The Court of Appeal reasoned that it could make a determination of Charter rights only after Justice Campbell determined what, if any, protective mechanisms were necessary to shield answers to individual questions. American law, however, doesn’t allow a piecemeal approach to the Fifth Amendment: once a witness starts to answer questions, he must answer all subsequent ones. In other words, answering one question in Canada could well be taken as a waiver of Fifth Amendment rights in the United States.
For that proposition, Jack points to the affidavit evidence of Barry Bohrer, a partner in the New York firm of Morvillo, Abramowitz, Grand, Iason & Silberberg, P.C. Testifying as an expert on U.S. law, Bohrer concluded that a protective immunity order would not shield incriminating testimony from disclosure in the United States. “It is highly likely that if [a witness] testified and produces evidence in Canada, even pursuant to the maximum protection permitted, the practical consequence of such compelled testimony will be that his privilege under the Fifth Amendment to the United States Constitution will be effectively eviscerated,” Bohrer stated.
Meanwhile, American prosecutors laid criminal charges against Black, Boultbee and Radler in the United States. They and plaintiffs in various U.S. class actions against the group will be anxiously watching Black on the hot seat in Canada, hoping for information that will support the charges and the civil suits. If such information emerges, that would be a bonanza, since Black has already invoked his Fifth Amendment rights in the United States.
From Radler’s perspective, the decision whether or not to testify in Canada presumably became moot when he pleaded guilty to one count of mail fraud on September 20 before Judge Amy St. Eve of the U.S. District Court in Chicago.
But that left Judge St. Eve with another cross-border problem. As it turned out, U.S. prosecutors charged Ravelston with five counts of mail fraud and two counts of wire fraud in the same indictment to which Radler pleaded. After Ravelston was charged, however, RSM Richter Inc., the receiver appointed by the Ontario Superior Court of Justice when Ravelston filed for bankruptcy in April 2005, refused to accept service of the indictment on behalf of the company. That prompted Eric Sussman, an assistant U.S. attorney involved in the case, to accuse Ravelston of acting like a “fugitive from justice.”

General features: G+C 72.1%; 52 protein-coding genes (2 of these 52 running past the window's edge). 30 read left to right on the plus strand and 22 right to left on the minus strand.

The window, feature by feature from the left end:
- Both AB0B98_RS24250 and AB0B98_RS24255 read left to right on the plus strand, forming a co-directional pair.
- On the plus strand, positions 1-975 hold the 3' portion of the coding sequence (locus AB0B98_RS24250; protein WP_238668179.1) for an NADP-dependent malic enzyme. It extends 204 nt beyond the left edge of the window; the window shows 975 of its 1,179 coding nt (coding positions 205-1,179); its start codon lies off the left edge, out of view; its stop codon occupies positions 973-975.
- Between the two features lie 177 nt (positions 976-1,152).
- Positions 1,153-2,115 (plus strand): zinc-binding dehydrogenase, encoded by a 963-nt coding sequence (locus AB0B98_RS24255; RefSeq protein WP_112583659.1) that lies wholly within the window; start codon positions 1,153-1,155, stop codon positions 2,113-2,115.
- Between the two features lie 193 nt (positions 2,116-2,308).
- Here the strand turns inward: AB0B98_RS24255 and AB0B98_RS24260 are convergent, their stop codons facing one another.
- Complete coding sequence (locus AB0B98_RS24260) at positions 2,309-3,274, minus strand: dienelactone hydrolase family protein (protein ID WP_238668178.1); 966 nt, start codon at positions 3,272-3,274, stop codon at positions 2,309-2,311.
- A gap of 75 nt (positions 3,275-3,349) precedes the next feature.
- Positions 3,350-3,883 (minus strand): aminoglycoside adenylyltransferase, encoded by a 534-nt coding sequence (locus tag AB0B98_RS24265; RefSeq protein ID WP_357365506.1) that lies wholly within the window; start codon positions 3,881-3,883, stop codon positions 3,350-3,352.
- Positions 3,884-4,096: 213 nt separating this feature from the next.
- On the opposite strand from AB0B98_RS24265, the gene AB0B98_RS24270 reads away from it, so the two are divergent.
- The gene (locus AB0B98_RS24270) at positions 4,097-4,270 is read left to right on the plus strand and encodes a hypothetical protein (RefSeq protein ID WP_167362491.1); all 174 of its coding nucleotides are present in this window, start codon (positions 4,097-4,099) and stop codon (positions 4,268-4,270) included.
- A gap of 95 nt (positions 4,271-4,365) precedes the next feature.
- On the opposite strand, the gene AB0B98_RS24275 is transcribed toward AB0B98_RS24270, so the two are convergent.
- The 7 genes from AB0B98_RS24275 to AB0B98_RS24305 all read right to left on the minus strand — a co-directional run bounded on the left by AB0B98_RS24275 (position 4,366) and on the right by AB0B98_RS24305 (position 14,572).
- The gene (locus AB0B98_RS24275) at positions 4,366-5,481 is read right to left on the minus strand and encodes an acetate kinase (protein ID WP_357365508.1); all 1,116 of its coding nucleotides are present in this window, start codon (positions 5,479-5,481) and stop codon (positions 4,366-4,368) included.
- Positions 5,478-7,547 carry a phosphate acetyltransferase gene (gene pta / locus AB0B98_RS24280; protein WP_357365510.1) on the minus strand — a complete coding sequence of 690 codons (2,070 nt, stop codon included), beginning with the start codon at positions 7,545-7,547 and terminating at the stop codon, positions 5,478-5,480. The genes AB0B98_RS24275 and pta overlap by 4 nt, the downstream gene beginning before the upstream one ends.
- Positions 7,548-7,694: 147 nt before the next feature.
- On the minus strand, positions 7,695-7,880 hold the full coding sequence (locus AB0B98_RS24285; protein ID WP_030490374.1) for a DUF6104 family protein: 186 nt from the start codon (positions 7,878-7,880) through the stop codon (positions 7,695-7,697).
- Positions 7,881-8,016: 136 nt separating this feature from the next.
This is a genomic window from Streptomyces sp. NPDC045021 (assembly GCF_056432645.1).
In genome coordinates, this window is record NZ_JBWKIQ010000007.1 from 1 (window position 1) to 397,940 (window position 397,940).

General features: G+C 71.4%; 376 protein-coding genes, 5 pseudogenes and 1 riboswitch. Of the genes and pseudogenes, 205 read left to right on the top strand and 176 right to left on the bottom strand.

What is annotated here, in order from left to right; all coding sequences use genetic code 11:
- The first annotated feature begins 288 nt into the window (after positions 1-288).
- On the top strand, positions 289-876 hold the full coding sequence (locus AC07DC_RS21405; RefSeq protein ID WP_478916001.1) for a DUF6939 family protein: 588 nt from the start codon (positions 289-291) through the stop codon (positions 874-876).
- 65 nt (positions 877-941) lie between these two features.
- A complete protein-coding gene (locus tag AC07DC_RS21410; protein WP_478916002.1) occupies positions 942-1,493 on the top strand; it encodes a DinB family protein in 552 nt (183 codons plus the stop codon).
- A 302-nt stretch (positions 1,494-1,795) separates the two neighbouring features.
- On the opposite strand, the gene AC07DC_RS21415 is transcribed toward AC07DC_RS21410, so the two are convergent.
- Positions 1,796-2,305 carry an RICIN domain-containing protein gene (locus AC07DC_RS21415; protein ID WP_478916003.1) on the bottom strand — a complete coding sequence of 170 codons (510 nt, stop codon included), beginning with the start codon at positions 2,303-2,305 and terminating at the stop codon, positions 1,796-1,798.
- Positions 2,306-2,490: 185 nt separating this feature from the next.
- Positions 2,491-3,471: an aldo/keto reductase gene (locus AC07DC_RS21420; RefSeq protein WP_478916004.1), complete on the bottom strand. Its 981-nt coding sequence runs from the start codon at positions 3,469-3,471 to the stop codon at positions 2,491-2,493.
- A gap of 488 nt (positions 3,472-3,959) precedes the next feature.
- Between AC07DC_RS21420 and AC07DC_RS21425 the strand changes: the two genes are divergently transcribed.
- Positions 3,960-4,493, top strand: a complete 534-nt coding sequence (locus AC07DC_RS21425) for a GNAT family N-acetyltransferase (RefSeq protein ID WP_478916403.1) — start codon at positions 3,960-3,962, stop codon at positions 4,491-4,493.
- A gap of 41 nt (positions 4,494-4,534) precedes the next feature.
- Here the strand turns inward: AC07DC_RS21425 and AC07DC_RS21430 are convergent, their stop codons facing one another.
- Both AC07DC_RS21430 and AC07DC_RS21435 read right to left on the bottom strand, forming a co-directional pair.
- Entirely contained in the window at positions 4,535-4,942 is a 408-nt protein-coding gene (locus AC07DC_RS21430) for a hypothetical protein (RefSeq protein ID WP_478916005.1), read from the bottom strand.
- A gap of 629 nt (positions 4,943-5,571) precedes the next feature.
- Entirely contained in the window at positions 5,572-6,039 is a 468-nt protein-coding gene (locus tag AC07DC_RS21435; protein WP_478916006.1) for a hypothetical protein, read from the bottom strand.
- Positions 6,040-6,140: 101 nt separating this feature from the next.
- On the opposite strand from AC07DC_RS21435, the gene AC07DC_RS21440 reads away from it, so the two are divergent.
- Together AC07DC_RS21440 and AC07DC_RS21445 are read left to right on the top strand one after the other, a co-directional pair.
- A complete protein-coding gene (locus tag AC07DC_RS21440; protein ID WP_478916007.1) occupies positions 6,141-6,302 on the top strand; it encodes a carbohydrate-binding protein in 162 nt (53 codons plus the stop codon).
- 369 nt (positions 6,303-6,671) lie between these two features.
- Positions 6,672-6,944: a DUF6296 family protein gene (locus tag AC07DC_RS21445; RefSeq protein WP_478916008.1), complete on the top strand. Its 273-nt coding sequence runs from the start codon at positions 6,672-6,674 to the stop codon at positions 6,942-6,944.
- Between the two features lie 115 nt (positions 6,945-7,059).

Richter’s refusal to accept service prompted a postponement of Ravelston’s arraignment, which St. Eve rescheduled for September 22. But a day earlier, Richter told Justice James Farley that it had not finished its analysis of how Ravelston should respond to the indictment.
According to Ravelston’s lawyer, Alex MacFarlane of McMillan Binch Mendelsohn LLP, the Department of Justice was seeking a “meaningful fine against Ravelston,” and Richter wanted to be sure it did not do anything “that would not be considered prudent” for Ravelston’s creditors in the Canadian insolvency. A guilty plea, MacFarlane added, could cause havoc by impairing Ravelston’s ability to defend itself against civil lawsuits.
Farley gave Richter until October 3 to finish its analysis, prompting criticism from U.S. authorities who claimed Ravelston was delaying to strengthen its bargaining hand in plea negotiations. That prompted Jim Dube of Blake, Cassels & Graydon LLP, an insolvency lawyer who attended the hearing, to lambaste “some overzealous assistant U.S. Attorney in Chicago” for failing to show “proper respect” for Richter, the court’s appointee.
Fortunately, Judge St. Eve restored a measure of order to the proceedings when she agreed to postpone the arraignment to November 5. By the end of the month, Canadian courts had given Ravelston permission to enter a plea. The company pleaded not guilty just a week before Black himself appeared to enter the same plea on his own behalf.
Others in the U.S. are caught in the convoluted meanderings of the cross-border proceedings. American Home Assurance and Chubb Corp., which had extended $100 million coverage to the Hollinger companies and their directors, tried to put an end to their liability by agreeing to a $50 million settlement with Cardinal Capital, which led a class action in the Delaware courts.
The difficulty was that there was a parallel class action north of the border. “The Hollinger class action in Canada is a dead-to-rights copy of the American action,” says J.L. McDougall, a senior litigation partner at Fraser Milner Casgrain LLP’s Toronto office.
If the Delaware court approved the settlement, American Home Assurance and Chubb Corp. would be off the hook — but only in the United States. Despite the $50 million payment, they might still be liable for the entire $100 million in the Canadian lawsuit — especially since the companies purchased their policies in Canada.
“All the D&O insurance was arranged in Canada under one umbrella for all the companies,” Jack says. After protracted negotiations, the parties agreed to let Justice Campbell, who is overseeing the Canadian class action, determine the issue. But the proceedings continue to be mired in procedural wrangling — cross-border and otherwise — that show no signs of ending. “If this keeps up, legal fees will eat up the whole $100 million in coverage in no time at all,” Jack says.